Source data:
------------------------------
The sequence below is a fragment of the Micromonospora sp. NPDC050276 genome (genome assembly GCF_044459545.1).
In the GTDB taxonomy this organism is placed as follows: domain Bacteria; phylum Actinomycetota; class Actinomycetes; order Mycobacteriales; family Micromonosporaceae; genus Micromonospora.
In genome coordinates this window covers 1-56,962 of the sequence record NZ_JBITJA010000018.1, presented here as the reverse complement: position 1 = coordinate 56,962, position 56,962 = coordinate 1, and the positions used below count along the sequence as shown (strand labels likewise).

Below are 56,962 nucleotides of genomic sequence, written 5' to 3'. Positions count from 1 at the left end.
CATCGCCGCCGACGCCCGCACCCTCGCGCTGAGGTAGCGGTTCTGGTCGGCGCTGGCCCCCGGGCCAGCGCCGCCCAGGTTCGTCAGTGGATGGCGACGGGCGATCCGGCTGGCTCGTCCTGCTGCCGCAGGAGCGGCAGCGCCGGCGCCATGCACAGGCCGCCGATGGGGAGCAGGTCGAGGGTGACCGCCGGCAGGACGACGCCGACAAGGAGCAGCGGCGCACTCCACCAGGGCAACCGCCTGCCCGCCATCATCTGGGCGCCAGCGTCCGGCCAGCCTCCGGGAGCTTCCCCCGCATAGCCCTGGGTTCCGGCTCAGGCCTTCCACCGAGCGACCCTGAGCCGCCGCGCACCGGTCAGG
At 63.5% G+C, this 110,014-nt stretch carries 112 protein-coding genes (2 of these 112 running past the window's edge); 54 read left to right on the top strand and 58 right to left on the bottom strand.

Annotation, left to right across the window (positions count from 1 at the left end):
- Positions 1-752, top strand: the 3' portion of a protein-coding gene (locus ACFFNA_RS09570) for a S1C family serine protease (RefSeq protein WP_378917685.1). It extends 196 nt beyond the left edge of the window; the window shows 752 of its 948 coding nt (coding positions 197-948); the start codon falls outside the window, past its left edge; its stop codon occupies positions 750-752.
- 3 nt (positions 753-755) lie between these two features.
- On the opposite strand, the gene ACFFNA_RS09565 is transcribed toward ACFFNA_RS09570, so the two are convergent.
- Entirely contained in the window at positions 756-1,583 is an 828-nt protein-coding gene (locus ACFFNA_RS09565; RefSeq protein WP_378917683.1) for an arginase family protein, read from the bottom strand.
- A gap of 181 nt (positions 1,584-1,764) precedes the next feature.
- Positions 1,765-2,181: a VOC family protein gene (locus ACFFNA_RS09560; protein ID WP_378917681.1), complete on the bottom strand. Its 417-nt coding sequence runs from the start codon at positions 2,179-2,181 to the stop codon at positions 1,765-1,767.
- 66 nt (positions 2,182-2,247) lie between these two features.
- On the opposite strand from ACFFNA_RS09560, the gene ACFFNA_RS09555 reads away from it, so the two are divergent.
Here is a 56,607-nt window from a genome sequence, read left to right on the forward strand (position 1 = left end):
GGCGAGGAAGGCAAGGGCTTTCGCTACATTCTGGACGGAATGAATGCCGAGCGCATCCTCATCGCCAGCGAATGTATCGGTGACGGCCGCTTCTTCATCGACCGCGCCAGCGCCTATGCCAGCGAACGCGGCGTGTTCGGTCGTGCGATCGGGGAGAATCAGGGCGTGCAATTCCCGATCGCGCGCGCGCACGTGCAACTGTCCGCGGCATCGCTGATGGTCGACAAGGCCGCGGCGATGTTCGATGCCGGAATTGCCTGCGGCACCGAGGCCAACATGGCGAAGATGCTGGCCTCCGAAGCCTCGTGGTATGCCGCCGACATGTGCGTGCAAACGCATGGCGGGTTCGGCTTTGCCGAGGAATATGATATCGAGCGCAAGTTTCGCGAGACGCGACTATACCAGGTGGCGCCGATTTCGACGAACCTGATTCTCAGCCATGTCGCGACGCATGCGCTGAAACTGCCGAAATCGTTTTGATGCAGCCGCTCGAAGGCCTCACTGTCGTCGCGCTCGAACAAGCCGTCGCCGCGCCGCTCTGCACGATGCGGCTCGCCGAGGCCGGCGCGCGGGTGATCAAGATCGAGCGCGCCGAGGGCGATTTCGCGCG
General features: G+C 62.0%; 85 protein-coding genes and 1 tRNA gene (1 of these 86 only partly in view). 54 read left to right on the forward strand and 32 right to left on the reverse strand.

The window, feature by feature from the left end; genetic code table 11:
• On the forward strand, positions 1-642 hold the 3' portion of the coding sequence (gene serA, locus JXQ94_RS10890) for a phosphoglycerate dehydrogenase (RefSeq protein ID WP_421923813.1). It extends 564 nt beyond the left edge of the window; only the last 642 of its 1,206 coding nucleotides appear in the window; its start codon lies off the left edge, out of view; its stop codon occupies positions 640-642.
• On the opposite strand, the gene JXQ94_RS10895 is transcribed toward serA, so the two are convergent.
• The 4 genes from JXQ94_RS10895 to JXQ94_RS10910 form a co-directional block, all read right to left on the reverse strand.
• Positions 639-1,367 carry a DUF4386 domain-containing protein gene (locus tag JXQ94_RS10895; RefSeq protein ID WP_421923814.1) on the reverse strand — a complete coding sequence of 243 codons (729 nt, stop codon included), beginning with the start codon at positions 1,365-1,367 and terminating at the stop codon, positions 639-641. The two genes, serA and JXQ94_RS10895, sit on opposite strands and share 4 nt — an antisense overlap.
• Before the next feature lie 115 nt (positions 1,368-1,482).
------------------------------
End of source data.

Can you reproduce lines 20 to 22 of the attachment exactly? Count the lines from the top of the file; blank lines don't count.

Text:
• On the forward strand, positions 1-642 hold the 3' portion of the coding sequence (gene serA, locus JXQ94_RS10890) for a phosphoglycerate dehydrogenase (RefSeq protein ID WP_421923813.1). It extends 564 nt beyond the left edge of the window; only the last 642 of its 1,206 coding nucleotides appear in the window; its start codon lies off the left edge, out of view; its stop codon occupies positions 640-642.
• On the opposite strand, the gene JXQ94_RS10895 is transcribed toward serA, so the two are convergent.
• The 4 genes from JXQ94_RS10895 to JXQ94_RS10910 form a co-directional block, all read right to left on the reverse strand.